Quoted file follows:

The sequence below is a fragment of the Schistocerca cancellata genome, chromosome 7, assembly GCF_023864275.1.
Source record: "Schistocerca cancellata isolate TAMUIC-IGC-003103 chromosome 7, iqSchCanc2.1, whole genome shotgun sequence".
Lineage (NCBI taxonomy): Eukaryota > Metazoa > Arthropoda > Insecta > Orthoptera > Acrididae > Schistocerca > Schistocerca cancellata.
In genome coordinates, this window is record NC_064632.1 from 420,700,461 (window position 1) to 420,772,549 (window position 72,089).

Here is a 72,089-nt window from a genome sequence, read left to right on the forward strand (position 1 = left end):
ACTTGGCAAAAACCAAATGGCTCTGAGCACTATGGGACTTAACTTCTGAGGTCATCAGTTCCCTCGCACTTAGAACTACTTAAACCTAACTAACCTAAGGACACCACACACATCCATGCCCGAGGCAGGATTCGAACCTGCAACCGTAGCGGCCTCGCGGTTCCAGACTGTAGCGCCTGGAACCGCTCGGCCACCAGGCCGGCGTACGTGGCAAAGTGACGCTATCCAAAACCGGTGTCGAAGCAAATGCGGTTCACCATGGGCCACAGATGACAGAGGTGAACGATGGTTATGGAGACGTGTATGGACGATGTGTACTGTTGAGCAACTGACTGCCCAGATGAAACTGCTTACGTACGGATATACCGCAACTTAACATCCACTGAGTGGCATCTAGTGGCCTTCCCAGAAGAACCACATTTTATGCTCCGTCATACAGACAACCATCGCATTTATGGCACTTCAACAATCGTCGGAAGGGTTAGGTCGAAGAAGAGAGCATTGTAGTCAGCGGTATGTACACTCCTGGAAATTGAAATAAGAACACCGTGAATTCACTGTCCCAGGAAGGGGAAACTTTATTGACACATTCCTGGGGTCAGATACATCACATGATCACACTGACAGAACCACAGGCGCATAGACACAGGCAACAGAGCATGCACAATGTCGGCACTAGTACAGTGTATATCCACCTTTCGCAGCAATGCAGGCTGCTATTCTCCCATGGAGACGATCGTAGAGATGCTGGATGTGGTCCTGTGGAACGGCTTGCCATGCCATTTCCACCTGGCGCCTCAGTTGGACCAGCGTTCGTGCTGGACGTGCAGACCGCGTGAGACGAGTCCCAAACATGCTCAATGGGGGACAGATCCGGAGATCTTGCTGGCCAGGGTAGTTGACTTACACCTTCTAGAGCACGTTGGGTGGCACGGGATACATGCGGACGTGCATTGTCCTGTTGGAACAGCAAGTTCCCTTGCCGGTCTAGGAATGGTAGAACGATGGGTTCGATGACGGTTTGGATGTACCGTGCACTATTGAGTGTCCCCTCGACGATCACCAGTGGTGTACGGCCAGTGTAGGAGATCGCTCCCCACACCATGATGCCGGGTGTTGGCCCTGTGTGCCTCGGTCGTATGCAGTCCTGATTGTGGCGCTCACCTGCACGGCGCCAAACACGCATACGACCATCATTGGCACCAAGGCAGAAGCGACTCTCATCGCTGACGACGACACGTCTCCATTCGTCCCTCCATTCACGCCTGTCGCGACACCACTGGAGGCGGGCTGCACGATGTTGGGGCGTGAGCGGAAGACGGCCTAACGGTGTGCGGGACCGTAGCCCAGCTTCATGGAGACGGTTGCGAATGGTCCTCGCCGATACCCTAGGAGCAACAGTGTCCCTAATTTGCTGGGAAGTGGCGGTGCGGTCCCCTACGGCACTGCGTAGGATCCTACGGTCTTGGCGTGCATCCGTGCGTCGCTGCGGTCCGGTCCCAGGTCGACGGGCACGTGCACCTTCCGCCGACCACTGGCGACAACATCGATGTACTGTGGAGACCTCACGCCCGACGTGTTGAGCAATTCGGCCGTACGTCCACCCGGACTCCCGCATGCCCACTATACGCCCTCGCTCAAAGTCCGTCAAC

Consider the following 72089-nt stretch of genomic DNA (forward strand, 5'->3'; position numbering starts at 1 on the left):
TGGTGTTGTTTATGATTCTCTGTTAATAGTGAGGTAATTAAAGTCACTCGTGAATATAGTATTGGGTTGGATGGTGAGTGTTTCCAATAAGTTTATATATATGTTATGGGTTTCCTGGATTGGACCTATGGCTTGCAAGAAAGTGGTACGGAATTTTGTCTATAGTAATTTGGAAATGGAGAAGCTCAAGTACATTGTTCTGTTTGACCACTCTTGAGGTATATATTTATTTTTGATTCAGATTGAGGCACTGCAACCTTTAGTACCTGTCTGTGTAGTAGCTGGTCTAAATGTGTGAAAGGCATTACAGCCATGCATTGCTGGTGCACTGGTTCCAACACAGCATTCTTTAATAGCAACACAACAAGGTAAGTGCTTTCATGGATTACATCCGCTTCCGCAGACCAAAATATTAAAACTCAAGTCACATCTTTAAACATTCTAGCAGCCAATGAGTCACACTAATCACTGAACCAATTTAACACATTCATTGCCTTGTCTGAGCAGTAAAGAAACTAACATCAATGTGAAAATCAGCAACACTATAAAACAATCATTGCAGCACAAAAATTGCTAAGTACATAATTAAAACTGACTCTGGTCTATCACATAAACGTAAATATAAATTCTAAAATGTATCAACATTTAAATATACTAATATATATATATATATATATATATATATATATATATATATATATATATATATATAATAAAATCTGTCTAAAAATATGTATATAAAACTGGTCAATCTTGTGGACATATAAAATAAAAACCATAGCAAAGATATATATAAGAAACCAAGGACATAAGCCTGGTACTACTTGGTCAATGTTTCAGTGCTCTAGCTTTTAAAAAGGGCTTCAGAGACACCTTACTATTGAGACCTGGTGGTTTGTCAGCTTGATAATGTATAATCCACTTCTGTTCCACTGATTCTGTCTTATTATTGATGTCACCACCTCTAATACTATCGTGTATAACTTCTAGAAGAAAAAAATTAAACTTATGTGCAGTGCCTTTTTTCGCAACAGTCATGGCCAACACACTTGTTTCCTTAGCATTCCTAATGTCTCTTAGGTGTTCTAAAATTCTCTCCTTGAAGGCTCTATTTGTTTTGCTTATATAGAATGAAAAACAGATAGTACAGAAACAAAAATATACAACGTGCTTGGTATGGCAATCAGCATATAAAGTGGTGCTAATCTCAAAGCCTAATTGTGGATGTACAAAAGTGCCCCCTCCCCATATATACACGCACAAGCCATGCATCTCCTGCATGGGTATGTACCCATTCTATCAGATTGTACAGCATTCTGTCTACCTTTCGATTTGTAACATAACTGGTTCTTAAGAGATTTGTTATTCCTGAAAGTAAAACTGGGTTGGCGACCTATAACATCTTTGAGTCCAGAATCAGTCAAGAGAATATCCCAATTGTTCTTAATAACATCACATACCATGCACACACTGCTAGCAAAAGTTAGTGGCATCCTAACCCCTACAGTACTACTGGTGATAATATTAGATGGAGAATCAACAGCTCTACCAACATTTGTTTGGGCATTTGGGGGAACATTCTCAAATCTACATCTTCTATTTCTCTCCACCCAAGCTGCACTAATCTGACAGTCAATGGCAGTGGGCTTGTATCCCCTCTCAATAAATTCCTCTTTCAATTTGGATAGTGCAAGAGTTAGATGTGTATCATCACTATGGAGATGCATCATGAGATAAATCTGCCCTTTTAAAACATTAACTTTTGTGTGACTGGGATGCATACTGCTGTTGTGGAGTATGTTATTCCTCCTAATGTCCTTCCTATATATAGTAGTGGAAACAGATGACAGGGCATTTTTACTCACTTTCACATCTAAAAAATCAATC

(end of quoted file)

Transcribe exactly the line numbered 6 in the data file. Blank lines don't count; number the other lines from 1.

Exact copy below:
ACTTGGCAAAAACCAAATGGCTCTGAGCACTATGGGACTTAACTTCTGAGGTCATCAGTTCCCTCGCACTTAGAACTACTTAAACCTAACTAACCTAAGGACACCACACACATCCATGCCCGAGGCAGGATTCGAACCTGCAACCGTAGCGGCCTCGCGGTTCCAGACTGTAGCGCCTGGAACCGCTCGGCCACCAGGCCGGCGTACGTGGCAAAGTGACGCTATCCAAAACCGGTGTCGAAGCAAATGCGGTTCACCATGGGCCACAGATGACAGAGGTGAACGATGGTTATGGAGACGTGTATGGACGATGTGTACTGTTGAGCAACTGACTGCCCAGATGAAACTGCTTACGTACGGATATACCGCAACTTAACATCCACTGAGTGGCATCTAGTGGCCTTCCCAGAAGAACCACATTTTATGCTCCGTCATACAGACAACCATCGCATTTATGGCACTTCAACAATCGTCGGAAGGGTTAGGTCGAAGAAGAGAGCATTGTAGTCAGCGGTATGTACACTCCTGGAAATTGAAATAAGAACACCGTGAATTCACTGTCCCAGGAAGGGGAAACTTTATTGACACATTCCTGGGGTCAGATACATCACATGATCACACTGACAGAACCACAGGCGCATAGACACAGGCAACAGAGCATGCACAATGTCGGCACTAGTACAGTGTATATCCACCTTTCGCAGCAATGCAGGCTGCTATTCTCCCATGGAGACGATCGTAGAGATGCTGGATGTGGTCCTGTGGAACGGCTTGCCATGCCATTTCCACCTGGCGCCTCAGTTGGACCAGCGTTCGTGCTGGACGTGCAGACCGCGTGAGACGAGTCCCAAACATGCTCAATGGGGGACAGATCCGGAGATCTTGCTGGCCAGGGTAGTTGACTTACACCTTCTAGAGCACGTTGGGTGGCACGGGATACATGCGGACGTGCATTGTCCTGTTGGAACAGCAAGTTCCCTTGCCGGTCTAGGAATGGTAGAACGATGGGTTCGATGACGGTTTGGATGTACCGTGCACTATTGAGTGTCCCCTCGACGATCACCAGTGGTGTACGGCCAGTGTAGGAGATCGCTCCCCACACCATGATGCCGGGTGTTGGCCCTGTGTGCCTCGGTCGTATGCAGTCCTGATTGTGGCGCTCACCTGCACGGCGCCAAACACGCATACGACCATCATTGGCACCAAGGCAGAAGCGACTCTCATCGCTGACGACGACACGTCTCCATTCGTCCCTCCATTCACGCCTGTCGCGACACCACTGGAGGCGGGCTGCACGATGTTGGGGCGTGAGCGGAAGACGGCCTAACGGTGTGCGGGACCGTAGCCCAGCTTCATGGAGACGGTTGCGAATGGTCCTCGCCGATACCCTAGGAGCAACAGTGTCCCTAATTTGCTGGGAAGTGGCGGTGCGGTCCCCTACGGCACTGCGTAGGATCCTACGGTCTTGGCGTGCATCCGTGCGTCGCTGCGGTCCGGTCCCAGGTCGACGGGCACGTGCACCTTCCGCCGACCACTGGCGACAACATCGATGTACTGTGGAGACCTCACGCCCGACGTGTTGAGCAATTCGGCCGTACGTCCACCCGGACTCCCGCATGCCCACTATACGCCCTCGCTCAAAGTCCGTCAAC